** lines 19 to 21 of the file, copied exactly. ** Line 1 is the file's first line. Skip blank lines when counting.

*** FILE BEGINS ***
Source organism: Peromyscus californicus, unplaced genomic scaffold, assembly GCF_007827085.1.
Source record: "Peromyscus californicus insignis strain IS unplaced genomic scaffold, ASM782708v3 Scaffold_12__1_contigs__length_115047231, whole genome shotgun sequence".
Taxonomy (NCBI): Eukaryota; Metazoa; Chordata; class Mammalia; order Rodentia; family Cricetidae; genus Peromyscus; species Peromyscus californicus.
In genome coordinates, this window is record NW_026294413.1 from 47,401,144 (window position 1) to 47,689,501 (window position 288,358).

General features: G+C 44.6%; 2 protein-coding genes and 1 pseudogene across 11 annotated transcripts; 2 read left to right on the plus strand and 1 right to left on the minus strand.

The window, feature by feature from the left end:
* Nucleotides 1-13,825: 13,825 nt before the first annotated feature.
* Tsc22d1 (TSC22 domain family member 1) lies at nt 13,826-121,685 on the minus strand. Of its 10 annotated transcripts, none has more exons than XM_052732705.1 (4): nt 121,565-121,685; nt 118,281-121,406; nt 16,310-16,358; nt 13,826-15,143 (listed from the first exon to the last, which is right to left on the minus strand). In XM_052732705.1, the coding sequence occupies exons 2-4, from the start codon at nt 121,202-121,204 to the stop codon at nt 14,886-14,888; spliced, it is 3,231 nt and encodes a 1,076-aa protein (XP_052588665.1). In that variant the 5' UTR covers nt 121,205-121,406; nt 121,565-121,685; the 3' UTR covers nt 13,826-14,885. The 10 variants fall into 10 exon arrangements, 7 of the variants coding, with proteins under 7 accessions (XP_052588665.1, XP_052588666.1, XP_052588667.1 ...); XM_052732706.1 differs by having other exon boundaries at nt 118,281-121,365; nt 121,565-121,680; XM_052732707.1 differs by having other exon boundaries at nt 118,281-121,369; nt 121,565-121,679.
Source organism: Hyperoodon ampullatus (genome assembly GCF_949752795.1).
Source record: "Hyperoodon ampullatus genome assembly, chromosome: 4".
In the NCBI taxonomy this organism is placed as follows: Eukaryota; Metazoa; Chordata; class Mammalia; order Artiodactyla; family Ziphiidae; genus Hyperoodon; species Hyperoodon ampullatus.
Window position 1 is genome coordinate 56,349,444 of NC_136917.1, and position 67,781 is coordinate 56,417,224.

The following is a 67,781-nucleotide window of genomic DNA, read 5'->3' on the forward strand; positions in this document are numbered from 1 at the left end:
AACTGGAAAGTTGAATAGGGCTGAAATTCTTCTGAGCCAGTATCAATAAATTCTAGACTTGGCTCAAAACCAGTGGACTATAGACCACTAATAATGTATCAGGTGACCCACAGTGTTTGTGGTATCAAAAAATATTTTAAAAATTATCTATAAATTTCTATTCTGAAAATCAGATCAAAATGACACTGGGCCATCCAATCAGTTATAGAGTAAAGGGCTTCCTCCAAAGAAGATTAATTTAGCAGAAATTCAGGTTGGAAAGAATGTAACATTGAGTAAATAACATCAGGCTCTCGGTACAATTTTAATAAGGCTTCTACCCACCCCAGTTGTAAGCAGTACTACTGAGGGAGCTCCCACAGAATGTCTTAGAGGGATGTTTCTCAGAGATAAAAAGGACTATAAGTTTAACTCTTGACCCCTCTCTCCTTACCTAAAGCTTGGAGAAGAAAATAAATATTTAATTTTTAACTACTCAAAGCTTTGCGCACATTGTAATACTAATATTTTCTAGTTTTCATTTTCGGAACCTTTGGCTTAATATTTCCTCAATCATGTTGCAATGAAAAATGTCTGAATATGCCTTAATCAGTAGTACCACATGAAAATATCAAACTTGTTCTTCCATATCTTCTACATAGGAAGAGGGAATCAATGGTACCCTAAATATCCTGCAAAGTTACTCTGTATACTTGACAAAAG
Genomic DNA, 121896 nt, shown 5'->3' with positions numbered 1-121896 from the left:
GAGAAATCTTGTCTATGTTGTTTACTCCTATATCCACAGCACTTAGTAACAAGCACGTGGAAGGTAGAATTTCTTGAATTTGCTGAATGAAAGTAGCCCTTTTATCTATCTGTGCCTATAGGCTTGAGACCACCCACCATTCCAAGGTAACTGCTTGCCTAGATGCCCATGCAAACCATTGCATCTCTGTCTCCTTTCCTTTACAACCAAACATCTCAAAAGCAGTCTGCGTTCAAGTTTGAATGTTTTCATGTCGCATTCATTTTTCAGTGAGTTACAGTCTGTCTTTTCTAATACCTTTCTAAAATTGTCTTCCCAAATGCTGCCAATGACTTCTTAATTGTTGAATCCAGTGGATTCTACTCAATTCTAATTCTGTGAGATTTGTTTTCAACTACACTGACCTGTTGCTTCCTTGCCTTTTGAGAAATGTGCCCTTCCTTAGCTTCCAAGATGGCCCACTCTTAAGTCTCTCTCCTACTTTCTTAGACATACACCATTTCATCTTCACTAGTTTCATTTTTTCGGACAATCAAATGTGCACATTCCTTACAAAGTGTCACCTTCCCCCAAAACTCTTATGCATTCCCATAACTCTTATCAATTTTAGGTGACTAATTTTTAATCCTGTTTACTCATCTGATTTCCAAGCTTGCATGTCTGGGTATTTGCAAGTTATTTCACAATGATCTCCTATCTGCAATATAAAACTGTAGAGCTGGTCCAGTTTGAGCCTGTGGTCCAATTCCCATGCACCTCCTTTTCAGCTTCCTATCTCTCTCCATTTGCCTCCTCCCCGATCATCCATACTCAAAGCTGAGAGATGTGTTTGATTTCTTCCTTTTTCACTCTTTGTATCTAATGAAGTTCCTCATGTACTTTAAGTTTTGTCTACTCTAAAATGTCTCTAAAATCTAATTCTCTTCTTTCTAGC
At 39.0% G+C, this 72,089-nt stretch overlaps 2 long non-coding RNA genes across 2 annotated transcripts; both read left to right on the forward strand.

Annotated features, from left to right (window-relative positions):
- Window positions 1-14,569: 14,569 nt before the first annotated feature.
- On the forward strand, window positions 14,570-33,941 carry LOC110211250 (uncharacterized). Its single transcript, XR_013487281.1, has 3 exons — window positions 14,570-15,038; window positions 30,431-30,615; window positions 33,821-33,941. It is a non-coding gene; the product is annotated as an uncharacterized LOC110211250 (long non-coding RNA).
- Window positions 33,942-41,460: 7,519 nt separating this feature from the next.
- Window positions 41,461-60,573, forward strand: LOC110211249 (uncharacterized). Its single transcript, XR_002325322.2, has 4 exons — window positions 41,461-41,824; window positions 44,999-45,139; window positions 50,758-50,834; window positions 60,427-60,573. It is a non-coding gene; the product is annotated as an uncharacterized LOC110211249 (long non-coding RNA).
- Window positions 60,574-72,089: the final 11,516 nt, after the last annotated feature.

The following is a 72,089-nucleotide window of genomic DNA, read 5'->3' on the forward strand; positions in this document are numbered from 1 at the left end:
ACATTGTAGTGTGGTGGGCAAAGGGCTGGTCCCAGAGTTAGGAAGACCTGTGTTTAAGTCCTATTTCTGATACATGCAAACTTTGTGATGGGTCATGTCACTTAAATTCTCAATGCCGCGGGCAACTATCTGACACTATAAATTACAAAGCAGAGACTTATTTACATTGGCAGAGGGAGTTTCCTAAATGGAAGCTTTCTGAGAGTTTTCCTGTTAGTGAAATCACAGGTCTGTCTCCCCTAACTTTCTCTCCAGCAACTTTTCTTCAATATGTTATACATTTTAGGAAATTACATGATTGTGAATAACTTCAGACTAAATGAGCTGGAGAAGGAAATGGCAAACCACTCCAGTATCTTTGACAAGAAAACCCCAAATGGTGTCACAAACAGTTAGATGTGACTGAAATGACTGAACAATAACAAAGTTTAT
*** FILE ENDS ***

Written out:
- Window positions 1-14,569: 14,569 nt before the first annotated feature.
- On the forward strand, window positions 14,570-33,941 carry LOC110211250 (uncharacterized). Its single transcript, XR_013487281.1, has 3 exons — window positions 14,570-15,038; window positions 30,431-30,615; window positions 33,821-33,941. It is a non-coding gene; the product is annotated as an uncharacterized LOC110211250 (long non-coding RNA).
- Window positions 33,942-41,460: 7,519 nt separating this feature from the next.